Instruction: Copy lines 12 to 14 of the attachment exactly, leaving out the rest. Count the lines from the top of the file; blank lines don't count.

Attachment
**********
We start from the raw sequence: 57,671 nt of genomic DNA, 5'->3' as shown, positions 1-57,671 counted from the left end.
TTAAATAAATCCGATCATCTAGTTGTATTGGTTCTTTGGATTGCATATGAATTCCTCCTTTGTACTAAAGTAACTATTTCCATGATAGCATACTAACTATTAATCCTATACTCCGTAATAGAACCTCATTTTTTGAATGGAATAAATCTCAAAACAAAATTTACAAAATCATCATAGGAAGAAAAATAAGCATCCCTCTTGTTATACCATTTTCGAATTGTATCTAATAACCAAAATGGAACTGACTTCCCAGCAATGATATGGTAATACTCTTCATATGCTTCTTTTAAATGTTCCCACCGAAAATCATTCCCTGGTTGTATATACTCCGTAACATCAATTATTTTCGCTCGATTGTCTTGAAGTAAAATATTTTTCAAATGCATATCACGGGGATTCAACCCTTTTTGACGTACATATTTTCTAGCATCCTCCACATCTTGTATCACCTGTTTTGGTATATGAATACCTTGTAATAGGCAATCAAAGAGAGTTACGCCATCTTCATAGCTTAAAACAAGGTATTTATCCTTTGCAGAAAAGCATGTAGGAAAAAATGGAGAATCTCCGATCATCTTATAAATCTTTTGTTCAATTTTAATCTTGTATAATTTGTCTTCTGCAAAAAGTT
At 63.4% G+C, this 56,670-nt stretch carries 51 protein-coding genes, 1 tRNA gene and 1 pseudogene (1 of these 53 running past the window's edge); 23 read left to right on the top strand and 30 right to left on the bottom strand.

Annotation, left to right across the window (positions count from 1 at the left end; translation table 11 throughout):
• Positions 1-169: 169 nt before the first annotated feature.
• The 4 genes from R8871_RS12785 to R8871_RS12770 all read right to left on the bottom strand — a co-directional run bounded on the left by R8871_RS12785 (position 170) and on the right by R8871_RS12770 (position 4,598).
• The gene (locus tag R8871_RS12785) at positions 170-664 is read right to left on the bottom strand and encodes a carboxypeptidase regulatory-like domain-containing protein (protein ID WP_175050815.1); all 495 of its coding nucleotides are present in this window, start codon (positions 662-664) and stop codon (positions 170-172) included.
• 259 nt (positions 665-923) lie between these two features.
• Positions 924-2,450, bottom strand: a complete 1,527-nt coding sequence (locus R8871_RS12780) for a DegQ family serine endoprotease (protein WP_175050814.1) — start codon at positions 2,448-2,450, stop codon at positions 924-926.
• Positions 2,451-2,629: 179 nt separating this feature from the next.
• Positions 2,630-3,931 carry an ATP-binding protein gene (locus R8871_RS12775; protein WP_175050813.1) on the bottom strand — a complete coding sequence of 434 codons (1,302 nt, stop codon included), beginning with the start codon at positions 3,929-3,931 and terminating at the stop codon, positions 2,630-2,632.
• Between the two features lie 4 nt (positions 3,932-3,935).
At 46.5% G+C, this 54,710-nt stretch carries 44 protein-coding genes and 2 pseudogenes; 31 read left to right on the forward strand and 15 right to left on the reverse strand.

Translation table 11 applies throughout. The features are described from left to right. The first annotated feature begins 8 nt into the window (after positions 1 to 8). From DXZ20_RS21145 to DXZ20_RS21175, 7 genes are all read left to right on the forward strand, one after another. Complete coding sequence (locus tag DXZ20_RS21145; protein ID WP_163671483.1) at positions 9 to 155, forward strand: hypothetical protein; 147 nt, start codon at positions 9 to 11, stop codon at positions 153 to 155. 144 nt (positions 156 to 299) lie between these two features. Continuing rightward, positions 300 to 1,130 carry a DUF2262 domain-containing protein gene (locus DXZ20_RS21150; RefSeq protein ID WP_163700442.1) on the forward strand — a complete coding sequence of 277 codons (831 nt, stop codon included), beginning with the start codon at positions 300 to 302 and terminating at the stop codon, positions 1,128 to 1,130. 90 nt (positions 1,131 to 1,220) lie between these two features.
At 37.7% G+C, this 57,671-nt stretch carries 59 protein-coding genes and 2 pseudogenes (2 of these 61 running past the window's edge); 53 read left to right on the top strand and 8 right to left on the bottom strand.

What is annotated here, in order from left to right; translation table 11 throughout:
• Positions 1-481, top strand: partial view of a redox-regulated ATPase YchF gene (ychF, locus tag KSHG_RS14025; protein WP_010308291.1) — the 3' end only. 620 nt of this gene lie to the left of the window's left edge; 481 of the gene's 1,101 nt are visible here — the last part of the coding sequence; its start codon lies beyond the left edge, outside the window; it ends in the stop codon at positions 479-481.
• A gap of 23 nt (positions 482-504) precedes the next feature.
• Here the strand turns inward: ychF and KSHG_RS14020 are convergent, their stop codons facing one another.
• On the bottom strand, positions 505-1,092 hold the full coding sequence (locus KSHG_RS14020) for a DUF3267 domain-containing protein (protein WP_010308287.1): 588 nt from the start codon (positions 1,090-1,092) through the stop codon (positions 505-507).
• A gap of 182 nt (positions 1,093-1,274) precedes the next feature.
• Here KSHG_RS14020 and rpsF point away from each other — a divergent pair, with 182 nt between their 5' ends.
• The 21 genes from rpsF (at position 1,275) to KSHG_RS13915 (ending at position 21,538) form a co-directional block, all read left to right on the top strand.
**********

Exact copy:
• Between the two features lie 4 nt (positions 3,932-3,935).
At 46.5% G+C, this 54,710-nt stretch carries 44 protein-coding genes and 2 pseudogenes; 31 read left to right on the forward strand and 15 right to left on the reverse strand.

Translation table 11 applies throughout. The features are described from left to right. The first annotated feature begins 8 nt into the window (after positions 1 to 8). From DXZ20_RS21145 to DXZ20_RS21175, 7 genes are all read left to right on the forward strand, one after another. Complete coding sequence (locus tag DXZ20_RS21145; protein ID WP_163671483.1) at positions 9 to 155, forward strand: hypothetical protein; 147 nt, start codon at positions 9 to 11, stop codon at positions 153 to 155. 144 nt (positions 156 to 299) lie between these two features. Continuing rightward, positions 300 to 1,130 carry a DUF2262 domain-containing protein gene (locus DXZ20_RS21150; RefSeq protein ID WP_163700442.1) on the forward strand — a complete coding sequence of 277 codons (831 nt, stop codon included), beginning with the start codon at positions 300 to 302 and terminating at the stop codon, positions 1,128 to 1,130. 90 nt (positions 1,131 to 1,220) lie between these two features.